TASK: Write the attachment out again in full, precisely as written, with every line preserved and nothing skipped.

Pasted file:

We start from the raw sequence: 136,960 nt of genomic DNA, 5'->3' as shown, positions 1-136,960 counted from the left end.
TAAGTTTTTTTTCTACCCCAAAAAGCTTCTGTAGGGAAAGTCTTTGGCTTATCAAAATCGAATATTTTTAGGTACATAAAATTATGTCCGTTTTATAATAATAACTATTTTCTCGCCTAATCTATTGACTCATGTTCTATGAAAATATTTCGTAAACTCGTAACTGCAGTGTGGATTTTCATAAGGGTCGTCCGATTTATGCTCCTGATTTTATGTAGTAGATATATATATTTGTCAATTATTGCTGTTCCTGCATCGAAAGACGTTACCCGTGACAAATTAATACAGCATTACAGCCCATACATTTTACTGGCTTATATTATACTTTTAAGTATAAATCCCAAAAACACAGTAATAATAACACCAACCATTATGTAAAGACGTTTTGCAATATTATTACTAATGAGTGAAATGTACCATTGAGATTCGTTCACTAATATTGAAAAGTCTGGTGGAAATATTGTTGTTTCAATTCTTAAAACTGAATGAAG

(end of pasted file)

We start from the raw sequence: 136,960 nt of genomic DNA, 5'->3' as shown, positions 1-136,960 counted from the left end.
TAAGTTTTTTTTCTACCCCAAAAAGCTTCTGTAGGGAAAGTCTTTGGCTTATCAAAATCGAATATTTTTAGGTACATAAAATTATGTCCGTTTTATAATAATAACTATTTTCTCGCCTAATCTATTGACTCATGTTCTATGAAAATATTTCGTAAACTCGTAACTGCAGTGTGGATTTTCATAAGGGTCGTCCGATTTATGCTCCTGATTTTATGTAGTAGATATATATATTTGTCAATTATTGCTGTTCCTGCATCGAAAGACGTTACCCGTGACAAATTAATACAGCATTACAGCCCATACATTTTACTGGCTTATATTATACTTTTAAGTATAAATCCCAAAAACACAGTAATAATAACACCAACCATTATGTAAAGACGTTTTGCAATATTATTACTAATGAGTGAAATGTACCATTGAGATTCGTTCACTAATATTGAAAAGTCTGGTGGAAATATTGTTGTTTCAATTCTTAAAACTGAATGAAG